Lamb Pot Roast, French Style

Lamb Shank and Lamb Rack

By Cat, June 2010 (Photo, right, from Wikimedia Commons)

The French are famous for their delicious slow-cook recipes such as pot roast. Slow-cooking usually involves providing moisture, similar to a braise. I include two versions that mainly differ by oven temperature:

  • Lamb Pot Roast, French Style is cooked entirely in the the oven at 325°F, but I prefer a slower roast at 300°F, with the roast set on top of the veggies and liquids. Its sauce is then cooked on stove-top. This is divine!
  • Slow-Roast Leg of Lamb, French Style is seared, then briefly cooked with veggies, liquids and thyme on stove-top, roasted in a slow oven (250°F); the sauce is then cooked on stove-top. I’ve not tested this version.

The liquids for both recipes include a veggie broth or meat stock, white wine (I use dry Vermouth), and a liqueur such as: Madeira (a fortified Portuguese wine), Armagnac (a type of brandy), or regular brandy, which add a floral flavor to the sauce and meat.

See also: 1. Lamb, Pork, Small Game Menu2. Middle-Eastern Menu3. Mediterranean Menu; 4. Lamb (About); 5. Lamb Roast (About); 6. Reverse Sear (About)

Lamb Pot Roast, French Style #1

I’ve adapted this version from RecipeTinEats (3); it does not sear the roast prior to roasting (but does a version of reverse-sear after roasting). The roast is placed on top of the veggies (to keep the meat elevated from the pan juices, and to flavor the meat and juices) rather than arranging the veggies around the seared roast. It is cooked entirely in the oven (though the sauce is cooked on stove-top).

The sauce is delicious! Such a wonderful floral flavor, likely due to the fresh rosemary and the brandy (from the Suite101 recipe, my version #2, below) that add flavor to the pan juices and the roast. An alternative to rosemary would include thyme (as in Suite101 recipe, below), or tarragon, but I’ve not yet tried those options.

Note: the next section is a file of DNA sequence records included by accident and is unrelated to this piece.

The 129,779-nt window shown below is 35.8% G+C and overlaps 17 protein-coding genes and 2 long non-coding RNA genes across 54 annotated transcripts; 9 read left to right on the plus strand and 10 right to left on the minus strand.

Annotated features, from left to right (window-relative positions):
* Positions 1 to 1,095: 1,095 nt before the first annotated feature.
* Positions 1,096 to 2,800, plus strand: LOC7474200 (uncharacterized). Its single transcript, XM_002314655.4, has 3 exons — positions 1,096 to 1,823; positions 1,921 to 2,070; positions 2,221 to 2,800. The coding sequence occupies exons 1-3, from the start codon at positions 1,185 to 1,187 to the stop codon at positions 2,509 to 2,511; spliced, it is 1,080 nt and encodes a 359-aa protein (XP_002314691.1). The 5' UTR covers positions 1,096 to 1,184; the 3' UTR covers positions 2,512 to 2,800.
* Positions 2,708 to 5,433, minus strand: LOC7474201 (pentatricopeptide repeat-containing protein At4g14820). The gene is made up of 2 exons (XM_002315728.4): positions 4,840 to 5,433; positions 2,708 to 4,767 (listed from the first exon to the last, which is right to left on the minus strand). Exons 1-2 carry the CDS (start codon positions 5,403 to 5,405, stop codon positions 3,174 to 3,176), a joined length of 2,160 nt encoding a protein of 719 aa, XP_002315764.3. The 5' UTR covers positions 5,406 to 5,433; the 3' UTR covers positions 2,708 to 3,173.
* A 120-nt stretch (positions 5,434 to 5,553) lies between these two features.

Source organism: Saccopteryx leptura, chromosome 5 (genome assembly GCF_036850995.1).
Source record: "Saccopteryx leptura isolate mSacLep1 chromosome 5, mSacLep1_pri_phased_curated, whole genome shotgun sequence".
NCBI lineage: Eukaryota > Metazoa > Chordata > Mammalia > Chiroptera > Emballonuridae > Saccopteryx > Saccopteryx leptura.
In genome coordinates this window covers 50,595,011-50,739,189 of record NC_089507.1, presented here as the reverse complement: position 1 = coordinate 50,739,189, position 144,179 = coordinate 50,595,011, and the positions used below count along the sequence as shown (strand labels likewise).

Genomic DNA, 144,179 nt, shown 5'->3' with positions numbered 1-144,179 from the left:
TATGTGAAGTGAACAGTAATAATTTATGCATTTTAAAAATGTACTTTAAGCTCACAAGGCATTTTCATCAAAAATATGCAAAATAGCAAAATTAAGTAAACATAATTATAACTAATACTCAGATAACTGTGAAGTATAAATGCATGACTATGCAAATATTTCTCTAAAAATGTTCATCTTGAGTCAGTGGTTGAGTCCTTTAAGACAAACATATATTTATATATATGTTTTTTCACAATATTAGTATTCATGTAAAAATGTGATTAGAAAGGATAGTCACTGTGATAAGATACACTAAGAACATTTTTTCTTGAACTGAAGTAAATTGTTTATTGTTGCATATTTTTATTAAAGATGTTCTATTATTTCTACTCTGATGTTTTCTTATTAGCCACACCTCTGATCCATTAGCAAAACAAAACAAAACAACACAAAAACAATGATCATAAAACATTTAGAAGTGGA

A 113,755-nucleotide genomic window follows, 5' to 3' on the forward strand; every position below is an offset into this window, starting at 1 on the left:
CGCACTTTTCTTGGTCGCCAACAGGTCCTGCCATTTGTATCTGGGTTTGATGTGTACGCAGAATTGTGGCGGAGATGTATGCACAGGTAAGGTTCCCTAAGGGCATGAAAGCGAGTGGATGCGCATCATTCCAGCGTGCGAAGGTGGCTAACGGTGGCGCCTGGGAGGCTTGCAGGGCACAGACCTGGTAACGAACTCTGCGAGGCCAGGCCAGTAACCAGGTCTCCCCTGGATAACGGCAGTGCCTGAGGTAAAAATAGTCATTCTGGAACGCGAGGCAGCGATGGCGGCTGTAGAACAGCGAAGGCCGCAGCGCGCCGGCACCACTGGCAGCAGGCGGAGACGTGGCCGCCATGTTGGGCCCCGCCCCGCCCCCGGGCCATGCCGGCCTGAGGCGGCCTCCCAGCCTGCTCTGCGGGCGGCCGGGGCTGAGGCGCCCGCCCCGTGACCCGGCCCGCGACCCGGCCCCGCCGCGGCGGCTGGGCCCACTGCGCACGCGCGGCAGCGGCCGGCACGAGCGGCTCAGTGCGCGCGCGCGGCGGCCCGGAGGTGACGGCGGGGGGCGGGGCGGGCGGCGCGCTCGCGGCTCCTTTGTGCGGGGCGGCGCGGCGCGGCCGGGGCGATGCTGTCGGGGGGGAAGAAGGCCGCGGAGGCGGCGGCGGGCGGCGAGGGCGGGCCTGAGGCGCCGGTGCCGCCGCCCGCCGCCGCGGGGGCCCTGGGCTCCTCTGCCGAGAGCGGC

The most healthful version is to use a bone-in leg of lam because the bones provide gelatin for the sauce; one disadvantage is that it takes far longer to roast. I prefer to use a boneless leg of lamb that is rolled and tied, as it is far easier to cut and takes less time to cook; plus, if you use a bone stock (chicken or beef), you will get gelatin from the stock.

I recommend Potato Dauphinoise (Potatoes Au Gratin) to accompany the roast; but another alternative is to include yellow Finn potatoes and/or turnips in the veggie mix (designated “optional” in recipe). I recommend including the carrots in either case.

It really is easy, and not a whole lot of prep. It is equally delicious as re-heated leftovers!

See also Testing 10/4/19 for using lamb shoulder chops instead of leg-of-lamb roast.

Ingredients & Equipment:

  • 5 – 6 lb bone-in leg of lamb (or 3 – 4 lb boneless, rolled & tied)
  • Unrefined sea salt and freshly grated black pepper
  • 6 – 16 cloves of garlic; cut large ones in half
  • 1 – 2 small onions, cut in half, crosswise; or 1 large onion, cut into quarters or eighths
  • Optional:
    • 1 – 2 carrots/serving, cut crosswise into ½-inch segments
    • Fennel bulb white part, sliced horizontally
    • 1 -2 small yellow Finn potatoes or turnips/serving, cut into ½ – ¾″ thick wedges
  • 4 – 8 sprigs of fresh or dried rosemary (depending on how many leaves per sprig)
  • ¾ cup veggie broth, or chicken or beef stock (I prefer mix of beef and veggie)
  • ¼ – ½ cup white wine, such as vermouth
  • 2 Tbsp Madeira, Armagnac or brandy
  • olive oil
  • few sprigs rosemary as garnish
  • Sauce:
  • flour; generally, for each cup of liquid to be thickened, use 1 Tbsp of flour (or equivalent amount of starch)
  • pan liquids
  • ¼ cup white wine, such as vermouth
  • up to 1 cup filtered water for desired texture
  • Equipment